Time doesn’t have the same measure for someone who is grieving.  The sorrow doesn’t erode over time, contrary to what I’ve been told over and over again.  Told, not by the counsellors in the grief group, nope, rather told by someone who may have lost a family member that wasn’t an intimate part of their everyday life. Someone they loved perhaps, but not someone they woke up with and to, and went to bed at the end of the day with.

So when you lose the normalcy of your life, especially after 31 years of marriage, it throws you off.  Yes, there is a new way of being but part of that new way is the very grief you carry with you.  I’ve realized that my grief is part of who I am and I accept it. I think most of those close to me know it too.

It may be a new year but my grief hasn’t been tempered or diminished over time.  On March 29th it will be two years since Kev’s death and it will still hurt as deeply as ever.  It doesn’t matter what the calendar says. When he died I lost part of me, a vital part, I suspect the best part.  I will learn to make do but I will never be the same – ever.



Another sad good-bye

Leonard Cohen died last week.  He had reached a great age and, as the media reports it, he died a peaceful man.  Cohen had released an album just last month, likely I will buy it – Kevin would have. There are some musical artists that are significant in my life because they were so influential on my husband while he lived.  The more notable ones were:  Frank Zappa, Leonard Cohen, Philip Glass and Bob Dylan.  There were many more, but certainly these four were right up there.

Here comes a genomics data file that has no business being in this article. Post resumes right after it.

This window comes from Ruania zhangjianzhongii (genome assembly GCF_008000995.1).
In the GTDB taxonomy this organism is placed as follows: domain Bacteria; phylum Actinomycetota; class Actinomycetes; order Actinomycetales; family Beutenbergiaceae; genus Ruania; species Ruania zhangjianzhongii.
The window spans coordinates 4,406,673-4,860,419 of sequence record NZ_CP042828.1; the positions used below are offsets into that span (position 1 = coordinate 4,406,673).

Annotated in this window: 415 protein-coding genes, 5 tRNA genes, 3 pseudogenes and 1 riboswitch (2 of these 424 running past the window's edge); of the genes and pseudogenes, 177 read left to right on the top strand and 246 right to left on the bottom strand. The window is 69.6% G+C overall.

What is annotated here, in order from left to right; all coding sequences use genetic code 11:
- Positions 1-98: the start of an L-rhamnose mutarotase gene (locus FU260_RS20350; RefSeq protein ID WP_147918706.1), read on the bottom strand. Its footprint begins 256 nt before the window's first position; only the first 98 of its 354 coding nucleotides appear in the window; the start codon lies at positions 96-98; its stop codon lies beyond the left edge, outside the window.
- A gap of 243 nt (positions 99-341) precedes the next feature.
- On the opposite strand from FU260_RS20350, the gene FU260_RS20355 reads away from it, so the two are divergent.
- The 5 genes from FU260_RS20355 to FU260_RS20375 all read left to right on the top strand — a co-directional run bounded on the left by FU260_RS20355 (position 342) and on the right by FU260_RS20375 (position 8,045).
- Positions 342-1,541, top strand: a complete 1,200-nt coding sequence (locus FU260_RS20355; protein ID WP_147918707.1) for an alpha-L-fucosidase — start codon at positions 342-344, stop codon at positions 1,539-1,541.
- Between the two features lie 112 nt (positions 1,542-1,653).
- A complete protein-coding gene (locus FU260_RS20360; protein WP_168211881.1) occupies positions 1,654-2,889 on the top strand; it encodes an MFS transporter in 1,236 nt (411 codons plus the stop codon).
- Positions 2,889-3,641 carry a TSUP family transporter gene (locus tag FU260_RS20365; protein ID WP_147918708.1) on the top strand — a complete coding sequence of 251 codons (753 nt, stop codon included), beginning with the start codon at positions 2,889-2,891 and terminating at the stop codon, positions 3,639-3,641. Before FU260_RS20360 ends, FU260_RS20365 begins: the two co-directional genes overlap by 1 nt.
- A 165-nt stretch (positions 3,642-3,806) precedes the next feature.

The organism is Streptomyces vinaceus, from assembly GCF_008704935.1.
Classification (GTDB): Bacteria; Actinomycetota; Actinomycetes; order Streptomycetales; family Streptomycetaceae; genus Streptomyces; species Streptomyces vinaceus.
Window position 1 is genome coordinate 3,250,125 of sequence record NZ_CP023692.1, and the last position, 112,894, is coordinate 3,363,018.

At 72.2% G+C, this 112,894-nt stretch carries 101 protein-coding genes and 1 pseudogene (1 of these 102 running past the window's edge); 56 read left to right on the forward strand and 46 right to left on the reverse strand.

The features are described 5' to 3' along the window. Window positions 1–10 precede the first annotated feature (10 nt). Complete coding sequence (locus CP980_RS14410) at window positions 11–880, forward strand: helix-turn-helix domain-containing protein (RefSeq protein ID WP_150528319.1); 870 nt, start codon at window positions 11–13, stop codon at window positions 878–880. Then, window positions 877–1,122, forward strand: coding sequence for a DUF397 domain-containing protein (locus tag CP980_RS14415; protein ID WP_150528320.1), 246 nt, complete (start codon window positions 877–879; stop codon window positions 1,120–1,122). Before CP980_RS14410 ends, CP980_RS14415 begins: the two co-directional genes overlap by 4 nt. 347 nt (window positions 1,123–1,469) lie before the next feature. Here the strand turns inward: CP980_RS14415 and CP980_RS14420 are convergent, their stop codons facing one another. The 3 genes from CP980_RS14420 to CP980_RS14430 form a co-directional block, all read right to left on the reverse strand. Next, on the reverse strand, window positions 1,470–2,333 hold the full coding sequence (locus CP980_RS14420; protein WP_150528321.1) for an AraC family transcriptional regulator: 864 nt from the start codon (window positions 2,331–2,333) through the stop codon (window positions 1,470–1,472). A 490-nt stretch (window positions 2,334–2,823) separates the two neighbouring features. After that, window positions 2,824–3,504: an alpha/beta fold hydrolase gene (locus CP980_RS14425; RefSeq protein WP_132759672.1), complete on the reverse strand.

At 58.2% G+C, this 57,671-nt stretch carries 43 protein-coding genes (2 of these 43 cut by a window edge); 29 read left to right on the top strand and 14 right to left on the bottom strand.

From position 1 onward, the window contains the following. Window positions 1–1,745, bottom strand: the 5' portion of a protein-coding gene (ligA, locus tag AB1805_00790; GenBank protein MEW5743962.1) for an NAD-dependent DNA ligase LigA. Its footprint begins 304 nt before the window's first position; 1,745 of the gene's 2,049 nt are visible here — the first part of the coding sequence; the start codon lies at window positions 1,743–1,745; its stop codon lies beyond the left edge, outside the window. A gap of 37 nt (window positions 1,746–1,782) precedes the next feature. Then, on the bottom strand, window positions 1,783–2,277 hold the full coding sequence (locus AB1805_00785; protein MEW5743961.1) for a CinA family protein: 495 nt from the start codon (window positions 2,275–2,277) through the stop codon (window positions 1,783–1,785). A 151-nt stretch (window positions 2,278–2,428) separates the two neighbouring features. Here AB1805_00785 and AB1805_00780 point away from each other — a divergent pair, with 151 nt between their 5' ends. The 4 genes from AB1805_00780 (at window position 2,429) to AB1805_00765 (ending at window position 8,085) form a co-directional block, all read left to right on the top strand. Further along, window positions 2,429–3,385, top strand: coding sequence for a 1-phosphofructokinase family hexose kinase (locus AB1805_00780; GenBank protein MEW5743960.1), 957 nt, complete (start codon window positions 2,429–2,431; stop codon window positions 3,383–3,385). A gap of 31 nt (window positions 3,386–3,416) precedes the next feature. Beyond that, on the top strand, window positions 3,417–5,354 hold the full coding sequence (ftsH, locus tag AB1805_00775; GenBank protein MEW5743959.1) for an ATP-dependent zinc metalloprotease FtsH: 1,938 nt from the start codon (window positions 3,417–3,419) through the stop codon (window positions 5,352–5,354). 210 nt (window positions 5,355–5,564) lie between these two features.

I can’t and won’t even try to express what Kevin felt about these artists because, quite simply, I don’t have the musical knowledge or education to accurately explain it.  Kevin got music, and beyond that, he loved art and artistic expression; he was a creative soul that understood the nuances, the passion, the frustration and the genius of composition (in multiple art forms). I was just along for the ride.

It was Leonard Cohen’s Book of Longing that proved inspirational for a whole series of Kevin’s paintings.  In his usual fashion, Kevin had taken Cohen’s poem, My Mother Is Not Dead, and spun it in his own way.  The particular lines from that poem are:

“Don’t worry about any of your relatives.

Do you see the insects?

One of them was once your dog.

But do not try to pat the ant.

It will be destroyed by your awkward affection.”